Diabetes with renal manifestations, type II or unspecified type, not stated as uncontrolled Short description: DMII renl nt st uncntrld. ICD-9-CM 250.40 is a billable medical code that can be used to indicate a diagnosis on a reimbursement claim, however, 250.40 should only be used for claims with a date of service on or before September 30, 2015. For claims with a date of service on or after October 1, 2015, use an equivalent ICD-10-CM code (or codes). You are viewing the 2012 version of ICD-9-CM 250.40. Convert to ICD-10-CM : 250.40 converts approximately to: 2015/16 ICD-10-CM E11.29 Type 2 diabetes mellitus with other diabetic kidney complication Chronic kidney disease due to type 2 diabetes mellitus Chronic kidney disease stage 1 due to type 2 diabetes mellitus Chronic kidney disease stage 2 due to type 2 diabetes mellitus Chronic kidney disease stage 3 due to type 2 diabetes mellitus Chronic kidney disease stage 4 due to type 2 diabetes mellitus Chronic kidney disease stage 5 due to type 2 diabetes mellitus Chronic kidney disease with end stage renal disease on dialysis due to type 2 diabetes mellitus Chronic renal impairment associated with Type 2 diabetes mellitus Diabetes 2 with end stage renal disease on dialysis Diabetes type 2 with chronic kidney disease Diabetes type 2 with diabetic proteinuria Diabetes type 2 with kidney complications Diabetes type 2 with mild chronic kidney disease Diabetes type 2 with moderate kidney disease Diabetes type 2 with severe kidney disease Diabetes type 2, mild chronic kidney disease Diabetes type 2, moderate chronic kidney disease Diabetes type 2, severe chronic kidney disease Diabetic chronic renal impairment associated with Type 2 diabetes mellitus (disorder) Diabetic stage 1 chronic renal impairment associated with Type 2 Continue reading >>

Conjoint Associations Of Gestational Diabetes And Hypertension With Diabetes, Hypertension, And Cardiovascular Disease In Parents: A Retrospective Cohort Study

Conjoint Associations Of Gestational Diabetes And Hypertension With Diabetes, Hypertension, And Cardiovascular Disease In Parents: A Retrospective Cohort Study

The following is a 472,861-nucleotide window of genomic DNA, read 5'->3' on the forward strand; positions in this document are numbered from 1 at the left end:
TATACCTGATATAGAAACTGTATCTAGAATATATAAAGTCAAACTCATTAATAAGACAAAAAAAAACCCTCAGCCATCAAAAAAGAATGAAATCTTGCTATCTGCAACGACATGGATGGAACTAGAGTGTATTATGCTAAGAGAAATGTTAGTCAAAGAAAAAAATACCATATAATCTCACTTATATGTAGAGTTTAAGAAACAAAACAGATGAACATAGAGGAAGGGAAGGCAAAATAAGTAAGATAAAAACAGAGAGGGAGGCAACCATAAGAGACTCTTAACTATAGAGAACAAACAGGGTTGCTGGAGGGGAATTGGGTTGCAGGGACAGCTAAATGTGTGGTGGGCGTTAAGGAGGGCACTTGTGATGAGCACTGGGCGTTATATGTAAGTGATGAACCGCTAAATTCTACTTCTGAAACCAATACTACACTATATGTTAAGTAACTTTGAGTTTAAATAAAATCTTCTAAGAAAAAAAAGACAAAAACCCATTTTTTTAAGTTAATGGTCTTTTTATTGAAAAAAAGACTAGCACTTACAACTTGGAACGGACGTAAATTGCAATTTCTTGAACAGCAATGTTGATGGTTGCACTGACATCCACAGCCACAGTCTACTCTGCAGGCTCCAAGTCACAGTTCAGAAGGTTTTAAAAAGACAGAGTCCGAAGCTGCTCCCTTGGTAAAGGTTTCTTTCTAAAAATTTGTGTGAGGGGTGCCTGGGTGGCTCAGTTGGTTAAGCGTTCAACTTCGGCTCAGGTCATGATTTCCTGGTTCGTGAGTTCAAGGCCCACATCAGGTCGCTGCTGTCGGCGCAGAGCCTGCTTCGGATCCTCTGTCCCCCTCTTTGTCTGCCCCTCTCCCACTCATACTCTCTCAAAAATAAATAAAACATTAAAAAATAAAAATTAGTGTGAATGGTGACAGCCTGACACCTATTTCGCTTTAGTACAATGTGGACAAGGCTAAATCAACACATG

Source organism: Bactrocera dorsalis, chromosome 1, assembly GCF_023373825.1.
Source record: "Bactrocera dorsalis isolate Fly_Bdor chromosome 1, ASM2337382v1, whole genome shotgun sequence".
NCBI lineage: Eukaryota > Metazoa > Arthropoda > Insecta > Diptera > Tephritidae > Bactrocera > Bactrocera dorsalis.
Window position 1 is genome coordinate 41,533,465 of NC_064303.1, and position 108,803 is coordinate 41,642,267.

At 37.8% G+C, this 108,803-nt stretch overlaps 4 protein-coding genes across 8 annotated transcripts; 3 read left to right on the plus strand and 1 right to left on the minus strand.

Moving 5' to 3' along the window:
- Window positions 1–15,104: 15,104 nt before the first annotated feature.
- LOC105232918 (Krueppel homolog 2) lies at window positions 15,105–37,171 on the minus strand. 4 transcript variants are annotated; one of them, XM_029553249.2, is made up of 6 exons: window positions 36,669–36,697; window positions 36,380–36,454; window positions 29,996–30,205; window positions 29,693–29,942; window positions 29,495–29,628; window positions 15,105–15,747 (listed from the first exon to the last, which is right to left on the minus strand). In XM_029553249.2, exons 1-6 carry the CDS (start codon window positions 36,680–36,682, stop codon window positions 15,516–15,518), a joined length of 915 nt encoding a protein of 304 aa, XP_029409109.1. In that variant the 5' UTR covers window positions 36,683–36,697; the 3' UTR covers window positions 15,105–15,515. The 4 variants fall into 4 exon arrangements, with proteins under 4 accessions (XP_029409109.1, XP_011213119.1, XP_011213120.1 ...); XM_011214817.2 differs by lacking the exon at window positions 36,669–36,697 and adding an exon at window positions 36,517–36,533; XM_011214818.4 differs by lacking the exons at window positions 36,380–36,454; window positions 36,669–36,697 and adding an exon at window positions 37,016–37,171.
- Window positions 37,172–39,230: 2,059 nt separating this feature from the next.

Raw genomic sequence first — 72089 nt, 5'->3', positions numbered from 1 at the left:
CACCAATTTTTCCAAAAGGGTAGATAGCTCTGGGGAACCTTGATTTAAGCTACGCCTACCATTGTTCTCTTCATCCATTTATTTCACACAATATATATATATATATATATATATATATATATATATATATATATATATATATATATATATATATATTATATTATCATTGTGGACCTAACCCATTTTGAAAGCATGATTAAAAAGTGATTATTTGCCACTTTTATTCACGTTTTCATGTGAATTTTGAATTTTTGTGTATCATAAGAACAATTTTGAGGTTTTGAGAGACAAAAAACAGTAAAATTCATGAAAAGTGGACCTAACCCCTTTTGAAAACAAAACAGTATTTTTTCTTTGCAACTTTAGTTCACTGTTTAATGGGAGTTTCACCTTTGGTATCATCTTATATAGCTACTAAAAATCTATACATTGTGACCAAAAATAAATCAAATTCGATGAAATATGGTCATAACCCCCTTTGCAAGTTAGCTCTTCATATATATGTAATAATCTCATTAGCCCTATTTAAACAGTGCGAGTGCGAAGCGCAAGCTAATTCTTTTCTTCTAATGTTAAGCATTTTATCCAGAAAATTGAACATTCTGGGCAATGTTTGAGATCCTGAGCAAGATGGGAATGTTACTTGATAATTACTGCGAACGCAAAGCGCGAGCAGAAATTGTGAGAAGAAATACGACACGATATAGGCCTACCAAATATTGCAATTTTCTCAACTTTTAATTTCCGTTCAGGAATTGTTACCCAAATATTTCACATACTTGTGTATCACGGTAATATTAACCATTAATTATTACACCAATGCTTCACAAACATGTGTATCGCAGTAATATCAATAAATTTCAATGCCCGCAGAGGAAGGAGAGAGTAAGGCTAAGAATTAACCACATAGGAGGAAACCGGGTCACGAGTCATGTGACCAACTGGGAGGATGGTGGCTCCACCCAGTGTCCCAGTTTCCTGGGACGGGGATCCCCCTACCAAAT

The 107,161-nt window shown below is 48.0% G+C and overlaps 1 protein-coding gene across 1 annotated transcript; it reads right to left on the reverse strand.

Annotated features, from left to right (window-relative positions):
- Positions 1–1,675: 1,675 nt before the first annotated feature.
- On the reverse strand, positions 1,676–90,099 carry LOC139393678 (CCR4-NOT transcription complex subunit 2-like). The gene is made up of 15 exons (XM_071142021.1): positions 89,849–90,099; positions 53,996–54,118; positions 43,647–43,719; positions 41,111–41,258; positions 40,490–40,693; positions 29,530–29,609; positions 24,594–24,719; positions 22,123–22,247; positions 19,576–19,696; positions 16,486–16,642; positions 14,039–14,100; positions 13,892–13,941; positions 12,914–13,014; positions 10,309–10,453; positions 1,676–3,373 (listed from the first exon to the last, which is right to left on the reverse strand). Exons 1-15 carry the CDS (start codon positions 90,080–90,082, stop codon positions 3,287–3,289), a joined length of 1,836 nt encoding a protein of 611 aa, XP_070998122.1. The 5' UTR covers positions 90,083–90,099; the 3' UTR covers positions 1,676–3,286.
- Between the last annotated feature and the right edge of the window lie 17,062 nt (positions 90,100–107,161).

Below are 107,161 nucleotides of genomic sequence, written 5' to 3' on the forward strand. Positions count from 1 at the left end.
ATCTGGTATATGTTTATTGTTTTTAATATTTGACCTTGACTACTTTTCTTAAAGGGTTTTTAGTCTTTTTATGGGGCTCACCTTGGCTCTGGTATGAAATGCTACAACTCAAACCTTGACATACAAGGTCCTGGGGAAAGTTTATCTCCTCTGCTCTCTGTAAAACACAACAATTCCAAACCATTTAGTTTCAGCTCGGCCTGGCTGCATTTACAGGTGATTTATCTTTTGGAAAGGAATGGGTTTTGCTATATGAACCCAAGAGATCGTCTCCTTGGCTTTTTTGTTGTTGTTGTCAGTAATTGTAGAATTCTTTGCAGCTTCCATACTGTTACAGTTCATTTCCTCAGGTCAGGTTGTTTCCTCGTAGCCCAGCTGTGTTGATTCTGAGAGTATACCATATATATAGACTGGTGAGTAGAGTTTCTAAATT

The conjoint association of gestational diabetes mellitus (GDM) and gestational hypertension (GH) with cardiometabolic disease has not been well studied. We evaluated a combined GDM/GH risk indicator in both mothers and fathers because of shared spousal behaviors and environments. In the present population-based retrospective cohort study, GH was identified in matched pairs of mothers with GDM or without GDM (matched on age group, health region, and year of delivery) who had singleton live births in Quebec, Canada (19902007). A total of 64,232 couples were categorized based on GDM/GH status (neither, either, or both). Associations with diabetes, hypertension, and a composite of cardiovascular disease (CVD) and mortality were evaluated using Cox proportional hazard models (from 12 weeks postpartum to March 2012). Compared with having neither GDM nor GH, having either was associated with incident diabetes (hazard ratio (HR) = 14.7, 95% confidence interval (CI): 12.9, 16.6), hypertension (HR = 1.9, 95% CI: 1.8, 2.0), and CVD/mortality (HR = 1.4, 95% CI: 1.2, 1.7). We found associations of greater magnitude among participants who had both (for diabetes, HR = 36.9, 95% CI: 26.0, 52.3; for hypertension, HR = 5.7, 95% CI: 4.9, 6.7; and for CVD/mortality, HR = 2.4, 95% CI: 1.6, 3.5). Associations with diabetes were also observed in fathers (for either, HR = 1.2, 95% CI: 1.1, 1.3; for both, HR = 1.8, 95% CI: 1.4, 2.3). In conclusion, we found associations of a combined GDM/GH indicator with cardiometabolic disease in mothers and with diabetes in fathers, with stronger associations when both GDM and GH were present. cardiometabolic disease , cardiovascular disease , diabetes , gestational diabetes , gestational hypertension , hypertension , spousal concordance Editors note: An i Continue reading >>